Across the finish line you stumble into a hallway lined with chairs and volunteers. I was still very dizzy, my head was throbbing, and the sounds still seemed muffled. Bodies were everywhere – like the girl sitting on the floor draped in bags of ice and a puke bucket in front of her. I quickly moved past. Everyone was coughing and trying to catch their breath. I found a spot at the end of the hallway where I crumbled into the corner on the floor. A volunteer was following me and kindly took my timing chip. This area felt suffocating so I grabbed a cup of water and headed down another stairwell to the 39th floor to collect my belongings.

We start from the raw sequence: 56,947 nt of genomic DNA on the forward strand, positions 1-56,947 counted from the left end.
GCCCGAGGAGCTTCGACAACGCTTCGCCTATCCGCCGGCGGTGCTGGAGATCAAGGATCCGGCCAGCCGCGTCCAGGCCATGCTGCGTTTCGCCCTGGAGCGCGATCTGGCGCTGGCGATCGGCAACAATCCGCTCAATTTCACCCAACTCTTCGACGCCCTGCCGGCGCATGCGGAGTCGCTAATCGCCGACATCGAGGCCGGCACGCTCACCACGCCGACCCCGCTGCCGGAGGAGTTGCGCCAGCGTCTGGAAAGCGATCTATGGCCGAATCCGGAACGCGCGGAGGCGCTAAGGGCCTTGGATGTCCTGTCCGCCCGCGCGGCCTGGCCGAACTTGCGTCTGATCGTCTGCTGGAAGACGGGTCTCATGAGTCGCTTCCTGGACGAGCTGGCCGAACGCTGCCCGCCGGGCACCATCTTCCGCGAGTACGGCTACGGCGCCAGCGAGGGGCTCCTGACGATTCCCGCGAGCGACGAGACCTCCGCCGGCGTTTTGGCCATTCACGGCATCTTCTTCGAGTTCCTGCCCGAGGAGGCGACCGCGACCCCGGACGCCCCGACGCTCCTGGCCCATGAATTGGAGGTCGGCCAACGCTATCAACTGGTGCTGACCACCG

I will spare you the ugly details of the events that took place as I struggled to regain composure. What I will say is for an effort this short, it was one heck of a recovery! At least I wasn’t the only one struggling in the bathroom. During that recovery I tried to come to grips with what just transpired. I was frustrated that my race didn’t go as planned. I wasn’t even paying attention to make my final kick up the last flights like I had practiced. Had I done that I would’ve passed the last 2 competitors and reached by sub-6 goal at least. I couldn’t understand why it felt so different from when I ran the stairs in Philly. I was expecting my legs to tire and my calves to burn. Sure I was expecting to have a hard time breathing. I was expecting my whole body to feel spent by the time I reached the top. I did not expect to have pain so sharp in my chest that it held me back. And fresh legs. Moral of the story: I need to train my lungs. It was a huge positive that my legs felt great and I wasn’t even sore the next day. It was a huge negative that I had a hacking cough and rattling lungs for 2 days after. The running miles I sacrificed for this race really brought me down mentally. I vowed that I would never race a tower again unless I had nothing else in the lineup that would be hindered by it. By now my attitude has softened, at least a little 🙂 Missing workouts is always tough for athletes but once you straighten your head out you forge ahead.